The sarbanes-oxley

Published: Last Edited:

This essay has been submitted by a student. This is not an example of the work written by our professional essay writers.

(Benston p.2) Enron's failure, the Sarbanes-Oxley Act of 2002 included a provision, Section 108(d), instructing the SEC to conduct an investigation into '[t]he Adoption by the United States Financial Reporting System of a Principles-Based Accounting System'. The SEC's Office of the Chief Accountant, Office of Economic Analysis, issued a 68-page Report (the 'Report') in July 2003 (SEC, 2003).

In July 2004, the FASB (2004) responded and in almost all respects agreed with the SEC Report (in part, no doubt, because the Report agreed with an earlier FASB [2002] statement and recommended that the FASB be the sole U.S. standard setter).

Therefore, the Report, which summarizes much of the writing on this subject (including submissions by the FASB), provides a point of departure for an analysis of the 'rules vs principles' debate. Given this degree of unanimity and the reasonable presumption that the Commission approved the Report, its analyses and recommendations should be taken very seriously.

Failure of Enron Corporation raised question on accounting standard and on its reliability. This lead to the debate of 'rules versus principle' based accounting which is centrally located in section 108 of the Sarbanes- Oxley Act of 2002 (2006, p1). This have its own advantages and disadvantages on different aspects. I will take investor as a base to judge which type of accounting is more suitable for investor. Investor look for accounting standards which represent fair representation of accounts which can be enforced for its reliability, should not be complex and overloaded. Standard should represent economic reality and consistency and should discourage creative accounting.

Ng 33 survey reported that principle based accounting is based on professional judgement by accountants and auditors which leads to more fair representation of accounts in both transaction and financial reporting. This makes accounting more clear and represent its fair effect on account, as per accounting experts (p. 9). On the other hand rule based accounting based on broad rules, which focuses on a 'check- the- box' mentality that inhibits transparency. It make it difficult for auditors to take step back and check whether the overall impact of the transaction is consistent with the 'objective of the standards' or not. (Robert Herdman speech in p.9).(Research 34, p.9) also finds out that rule based approach does not cover every situation which arises from new business activities and in contrast principle based can analysed new transaction or event within the broad principles without the need to revise them. on Negative side of principle based accounting commissioner Glassman in (2006, p.27) point out a caution that judgemental reporting may lead to 'bad choice', commissioner agrees that it could be because of management intention to deceive accounting information but it can be possible because of even choices that were technically permissible under GAAP but could be misleading to investors.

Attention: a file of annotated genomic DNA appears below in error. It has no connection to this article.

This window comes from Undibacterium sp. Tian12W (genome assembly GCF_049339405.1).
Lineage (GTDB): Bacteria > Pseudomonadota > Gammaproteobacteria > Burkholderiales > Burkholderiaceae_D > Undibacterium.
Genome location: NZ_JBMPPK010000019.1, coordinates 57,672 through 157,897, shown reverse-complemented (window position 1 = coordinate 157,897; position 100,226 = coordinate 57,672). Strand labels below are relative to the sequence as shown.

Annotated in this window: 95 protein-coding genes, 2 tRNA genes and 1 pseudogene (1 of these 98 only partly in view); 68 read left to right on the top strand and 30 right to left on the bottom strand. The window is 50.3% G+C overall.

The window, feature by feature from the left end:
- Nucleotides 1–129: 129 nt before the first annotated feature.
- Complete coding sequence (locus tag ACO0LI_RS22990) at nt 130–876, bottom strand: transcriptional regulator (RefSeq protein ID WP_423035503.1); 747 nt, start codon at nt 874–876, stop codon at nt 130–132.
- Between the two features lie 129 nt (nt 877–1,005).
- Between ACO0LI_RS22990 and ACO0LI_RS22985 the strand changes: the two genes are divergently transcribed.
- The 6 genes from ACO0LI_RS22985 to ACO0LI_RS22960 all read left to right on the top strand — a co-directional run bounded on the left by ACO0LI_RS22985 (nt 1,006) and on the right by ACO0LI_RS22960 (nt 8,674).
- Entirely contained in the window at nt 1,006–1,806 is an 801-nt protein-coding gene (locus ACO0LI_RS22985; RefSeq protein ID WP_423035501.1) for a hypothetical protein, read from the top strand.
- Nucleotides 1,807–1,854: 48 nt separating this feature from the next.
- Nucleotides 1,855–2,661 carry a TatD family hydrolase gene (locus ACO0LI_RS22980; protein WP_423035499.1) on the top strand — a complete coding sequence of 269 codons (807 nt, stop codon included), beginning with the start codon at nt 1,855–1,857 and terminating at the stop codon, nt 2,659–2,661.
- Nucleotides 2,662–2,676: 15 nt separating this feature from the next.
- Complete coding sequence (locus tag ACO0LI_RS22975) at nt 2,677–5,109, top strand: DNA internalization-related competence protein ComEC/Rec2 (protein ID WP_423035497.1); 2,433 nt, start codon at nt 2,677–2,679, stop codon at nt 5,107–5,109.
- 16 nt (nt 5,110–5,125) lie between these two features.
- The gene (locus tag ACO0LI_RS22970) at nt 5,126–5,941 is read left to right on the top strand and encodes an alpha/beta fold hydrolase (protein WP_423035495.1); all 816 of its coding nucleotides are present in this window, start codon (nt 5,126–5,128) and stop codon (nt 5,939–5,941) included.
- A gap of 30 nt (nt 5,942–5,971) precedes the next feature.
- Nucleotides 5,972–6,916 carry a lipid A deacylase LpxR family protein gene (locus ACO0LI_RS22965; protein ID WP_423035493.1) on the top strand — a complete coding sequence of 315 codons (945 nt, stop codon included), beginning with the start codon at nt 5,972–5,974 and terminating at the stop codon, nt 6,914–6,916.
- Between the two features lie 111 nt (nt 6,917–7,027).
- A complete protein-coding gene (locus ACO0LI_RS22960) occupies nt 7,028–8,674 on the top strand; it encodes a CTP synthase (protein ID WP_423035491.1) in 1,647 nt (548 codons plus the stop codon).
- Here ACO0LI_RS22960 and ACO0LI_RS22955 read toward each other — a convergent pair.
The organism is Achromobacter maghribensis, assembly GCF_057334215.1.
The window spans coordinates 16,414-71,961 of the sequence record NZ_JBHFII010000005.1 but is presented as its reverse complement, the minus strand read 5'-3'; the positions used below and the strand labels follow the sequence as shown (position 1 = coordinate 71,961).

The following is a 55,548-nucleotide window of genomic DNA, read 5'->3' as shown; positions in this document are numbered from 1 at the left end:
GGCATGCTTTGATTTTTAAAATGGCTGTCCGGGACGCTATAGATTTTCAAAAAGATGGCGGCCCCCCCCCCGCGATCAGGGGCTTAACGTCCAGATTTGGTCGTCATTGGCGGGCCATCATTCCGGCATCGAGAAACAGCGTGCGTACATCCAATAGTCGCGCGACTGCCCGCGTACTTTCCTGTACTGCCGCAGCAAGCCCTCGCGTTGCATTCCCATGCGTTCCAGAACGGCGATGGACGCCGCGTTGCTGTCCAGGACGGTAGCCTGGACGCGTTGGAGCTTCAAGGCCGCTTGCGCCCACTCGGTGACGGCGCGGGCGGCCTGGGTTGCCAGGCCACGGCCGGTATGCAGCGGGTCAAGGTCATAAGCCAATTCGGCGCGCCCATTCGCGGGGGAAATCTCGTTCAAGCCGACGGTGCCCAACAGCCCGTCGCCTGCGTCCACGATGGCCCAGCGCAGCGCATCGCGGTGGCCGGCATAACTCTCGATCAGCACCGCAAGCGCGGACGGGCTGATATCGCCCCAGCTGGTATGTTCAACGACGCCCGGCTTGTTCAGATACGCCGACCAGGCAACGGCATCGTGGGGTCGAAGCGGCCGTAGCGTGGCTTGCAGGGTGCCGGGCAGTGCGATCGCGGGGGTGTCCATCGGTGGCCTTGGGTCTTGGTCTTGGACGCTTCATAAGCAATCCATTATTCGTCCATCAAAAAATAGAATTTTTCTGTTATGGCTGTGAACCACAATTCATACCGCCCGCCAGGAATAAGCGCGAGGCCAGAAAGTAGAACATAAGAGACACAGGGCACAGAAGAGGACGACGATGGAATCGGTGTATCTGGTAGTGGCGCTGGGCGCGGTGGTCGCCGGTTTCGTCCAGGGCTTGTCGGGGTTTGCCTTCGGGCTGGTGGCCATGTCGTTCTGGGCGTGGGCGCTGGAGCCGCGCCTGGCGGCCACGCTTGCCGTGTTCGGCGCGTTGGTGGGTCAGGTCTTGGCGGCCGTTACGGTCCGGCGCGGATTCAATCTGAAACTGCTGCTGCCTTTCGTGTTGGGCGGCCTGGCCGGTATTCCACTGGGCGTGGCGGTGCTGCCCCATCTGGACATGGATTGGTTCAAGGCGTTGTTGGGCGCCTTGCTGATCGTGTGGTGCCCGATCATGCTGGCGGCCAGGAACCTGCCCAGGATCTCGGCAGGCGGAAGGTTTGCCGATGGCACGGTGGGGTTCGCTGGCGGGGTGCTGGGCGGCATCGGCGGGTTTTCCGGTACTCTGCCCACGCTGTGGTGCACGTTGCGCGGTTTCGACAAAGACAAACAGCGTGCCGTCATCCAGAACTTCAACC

Investor requires standard which represent fair account and can be enforceable for its argument. SEC in its 2003 study (2006, p.10) noted a concern that principle based standard may face problem in justifying a transaction effect based on judgement. On the other hand rule based accounting can be easily protected against any lawsuit by addressing the accepted rule. Scipper(2003, p.8) points out that rules are likely to propagate as accountants ask for guidance that, they hope, will protect them from critisicm and lawsuits. (sec 2.3.2 p.10). But the survey reported by Ng 42 included view that difficulty in protect against lawsuit principle based standard would require more accountability from accountant and auditors of the financial statement. (Sec 2.3.1, p.10)on other hand easy enforceability of rule based accounting on support of back up rule may lead to false representation of financial statement. (2.3.1, p.10)